In a letter sent to an old roommate, dated February 1953 and composed in Ravello, Italy, Truman Capote
recalled some of the occasionally wearying escapades of the director and headliner of Beat the Devil, the film that the author of Other Voices, Other Rooms was working on: “The last few weeks here have been filled with peculiar adventures, all involving John Huston and Humphrey Bogart, who’ve nearly killed me with their dissipations…half-drunk all day and dead-drunk all night, and once, believe it or not, I came to around six in the morning to find King Farouk [the ruler of Egypt overthrown in a 1952 coup and living in exile in Italy] doing the hula-hula in the middle of Bogart’s bedroom.” Writing to that same correspondent later in 1953, after a month spent shooting in London, Capote was more buoyant about the project: “It’s a mad camp — I had fun doing it.”
Beat the Devil, which plays for a week
at Film Forum in a new 4K restoration,
careers from scene to scene with barely contained, wholly invigorating chaos. The disorder is made even more delectable by a game cast, each performer, without exception and regardless of celebrity status,
embracing and in sync with the movie’s shambolic energy. Huston, unhappy with the original screenplay — an adaptation of the 1951 thriller of the same name by the political journalist (and former British Communist Party member) Claud Cockburn — asked Capote, then in the first blush of his literary superstardom, to rework the script, labor that was completed piecemeal on a day-to-day basis during the shoot. As Capote, recounting the “houseparty atmosphere” on and off the set, put it in a letter written in 1961, “a film was being made, or at any rate improvised.”
When distilled to its purest essence, the byzantine plot — which spins out from a murdered military officer, uranium mines in British-ruled Africa, partner-swapping, shipwrecks, and hot-water bottles — is a simple matter of outsize characters all biding time in Italy before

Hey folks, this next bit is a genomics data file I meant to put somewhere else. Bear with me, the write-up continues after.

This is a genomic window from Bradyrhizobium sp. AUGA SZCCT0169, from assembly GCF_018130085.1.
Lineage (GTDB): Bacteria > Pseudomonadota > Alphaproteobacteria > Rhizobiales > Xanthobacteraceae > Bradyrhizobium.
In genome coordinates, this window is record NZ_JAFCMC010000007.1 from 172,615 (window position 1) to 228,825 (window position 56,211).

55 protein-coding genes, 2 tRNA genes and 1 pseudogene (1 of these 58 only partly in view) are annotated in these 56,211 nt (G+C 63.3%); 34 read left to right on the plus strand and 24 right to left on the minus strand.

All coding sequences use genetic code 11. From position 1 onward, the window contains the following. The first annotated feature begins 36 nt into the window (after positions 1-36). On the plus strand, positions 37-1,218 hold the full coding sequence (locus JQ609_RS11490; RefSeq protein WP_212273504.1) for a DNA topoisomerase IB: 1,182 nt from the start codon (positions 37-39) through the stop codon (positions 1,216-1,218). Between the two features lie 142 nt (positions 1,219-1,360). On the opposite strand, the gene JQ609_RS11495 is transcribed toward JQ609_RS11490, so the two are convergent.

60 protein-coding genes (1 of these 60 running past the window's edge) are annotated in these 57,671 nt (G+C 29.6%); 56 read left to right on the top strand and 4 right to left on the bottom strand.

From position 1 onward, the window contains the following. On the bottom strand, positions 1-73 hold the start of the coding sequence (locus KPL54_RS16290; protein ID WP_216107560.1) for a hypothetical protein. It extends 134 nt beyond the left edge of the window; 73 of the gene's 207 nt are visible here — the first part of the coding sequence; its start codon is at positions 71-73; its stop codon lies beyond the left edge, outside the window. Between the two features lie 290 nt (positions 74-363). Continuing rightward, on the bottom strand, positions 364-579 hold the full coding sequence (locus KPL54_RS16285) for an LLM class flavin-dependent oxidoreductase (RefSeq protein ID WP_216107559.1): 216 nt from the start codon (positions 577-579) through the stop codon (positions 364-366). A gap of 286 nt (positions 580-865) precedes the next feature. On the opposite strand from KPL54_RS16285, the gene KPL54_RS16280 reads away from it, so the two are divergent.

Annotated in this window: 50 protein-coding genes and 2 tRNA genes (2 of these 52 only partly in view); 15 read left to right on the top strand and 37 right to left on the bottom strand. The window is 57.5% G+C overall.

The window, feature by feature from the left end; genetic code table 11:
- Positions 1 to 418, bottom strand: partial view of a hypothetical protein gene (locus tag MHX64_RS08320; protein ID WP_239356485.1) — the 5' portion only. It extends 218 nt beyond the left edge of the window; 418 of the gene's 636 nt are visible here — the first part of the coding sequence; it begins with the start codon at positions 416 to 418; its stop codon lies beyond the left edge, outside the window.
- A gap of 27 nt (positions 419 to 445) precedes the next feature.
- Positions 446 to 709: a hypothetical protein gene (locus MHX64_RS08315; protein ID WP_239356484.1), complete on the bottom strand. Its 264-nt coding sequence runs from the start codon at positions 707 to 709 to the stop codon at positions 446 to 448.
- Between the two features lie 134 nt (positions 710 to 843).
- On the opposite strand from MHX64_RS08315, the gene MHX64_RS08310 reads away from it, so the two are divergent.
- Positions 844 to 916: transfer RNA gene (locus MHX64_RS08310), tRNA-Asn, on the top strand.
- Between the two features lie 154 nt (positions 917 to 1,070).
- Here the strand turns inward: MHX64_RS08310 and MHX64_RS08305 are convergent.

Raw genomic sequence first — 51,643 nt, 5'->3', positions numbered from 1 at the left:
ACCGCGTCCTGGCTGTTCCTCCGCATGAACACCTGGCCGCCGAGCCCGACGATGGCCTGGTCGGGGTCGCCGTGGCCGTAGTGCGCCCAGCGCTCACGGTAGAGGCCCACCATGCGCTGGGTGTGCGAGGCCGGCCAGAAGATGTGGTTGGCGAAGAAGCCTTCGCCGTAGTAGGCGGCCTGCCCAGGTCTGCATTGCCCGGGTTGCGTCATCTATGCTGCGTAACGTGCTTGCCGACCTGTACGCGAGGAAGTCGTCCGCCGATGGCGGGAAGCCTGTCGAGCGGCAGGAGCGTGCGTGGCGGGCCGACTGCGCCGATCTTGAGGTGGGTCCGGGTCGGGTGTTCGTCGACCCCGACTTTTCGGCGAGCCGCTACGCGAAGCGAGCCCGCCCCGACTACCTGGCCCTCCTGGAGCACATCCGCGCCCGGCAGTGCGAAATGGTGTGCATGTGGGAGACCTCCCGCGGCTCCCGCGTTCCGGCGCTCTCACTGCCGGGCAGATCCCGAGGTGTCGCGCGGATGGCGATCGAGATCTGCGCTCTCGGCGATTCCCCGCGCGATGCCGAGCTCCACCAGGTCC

a steamer ship takes them to Kenya and who are made even more flamboyant by the actors playing them. Jennifer Jones, with whom Capote worked earlier on Vittorio De Sica’s Indiscretion of an American Wife (1953), savors the task the most with her fruity portrayal of Gwendolen Chelm, the mythomaniac spouse of enfeebled Harry (Edward Underdown), a man quick to take his to bed with complaints that he has a “chill on his liver.” Harry and his missus are from the U.K., which makes Mr. Chelm irresistible to anglophile Maria (Italian sexpot Gina Lollobrigida, here in her first English-language role, really drizzling the “glaze” in inglese), who’s married to Billy (Bogart). While Maria quotes George Moore and brings tea and crumpets to ailing Harry, Billy puts up no resistance to Gwendolen’s audacious flirting — and also acquiesces to a quartet of malefactors whom he disdainfully calls his “associates.”
Among that foursome is Peterson, played by the character actor and thickly sliced cut of succulent ham Robert
Morley, and Peter Lorre’s Julius O’Hara, whose surname doesn’t quite square with his heavy Teutonic accent. He explains: “Many Germans in Chile have come to be called O’Hara.” It’s one of innumerable spiky quips, delivered with impeccable deadpan by Lorre, who, with his peroxided hair, bears more than a passing
resemblance to the effete, towheaded 28-year-old who supplied the dialogue. Lorre isn’t the only bottle blond in the film, or necessarily the one with the best lines: Flaxen-haired Jones utters Gwendolen’s favorite curlicued filler — “In point of fact…” — with supreme relish. Those ornate locutions make Jones/Gwendolen the perfect cinema sister to another blondie prone to silly phrasings in another great film (also set partly on a ship) from 1953: Marilyn Monroe’s Lorelei Lee (“A girl like I…”) in Howard Hawks’s Gentlemen Prefer Blondes.
Screening four times at Metrograph in 35mm, Barbara Kopple’s landmark documentary Harlan County U.S.A. (1976), about a coal miners’ strike in southeastern Kentucky, exemplifies a kind of nonfiction filmmaking — unabashedly partisan yet patient and perceptive, years in the making, and expertly assembled — that I fear grows ever rarer in our era of quickie, muddled advocacy docs. Arriving with her crew in this patch of Appalachia in 1973, when the multiyear strike against the owners of the Eastside Coal Company began, Kopple lets the laborers and their equally committed wives tell their own story. The emphasis on first-person witness accounts is similar to the strategy deployed in Winter Soldier (1972) — made by a then-anonymous fifteen-filmmaker collective that included Kopple — in which Vietnam vets relay the mutilations, rapes, stonings, and other atrocities they either participated in or witnessed while in Southeast Asia, testimony that lays bare the U.S. military’s deepening depravity.
The corrupt practices of Big Coal (and, as Kopple also points out, of one-time United Mine Workers of America president Tony Boyle) are likewise flagrant. Kopple’s film is filled not just with the talk — aggrieved, mournful, funny, inflamed — of the miners and their families but with their songs. When bird-boned Florence Reece, nearing 75 at the time, sings her anthem “Which Side Are You On?” to an auditorium of strikers, her voice is almost whisper-soft. The lyrics, though, are emphatic, urgent, and always timely, as is Harlan County U.S.A.
Beat the Devil
Directed by John Huston
Film Forum, February 17–23
Harlan County U.S.A.
Directed by Barbara Kopple
Cabin Creek Films
Metrograph, February 17 and February 20–22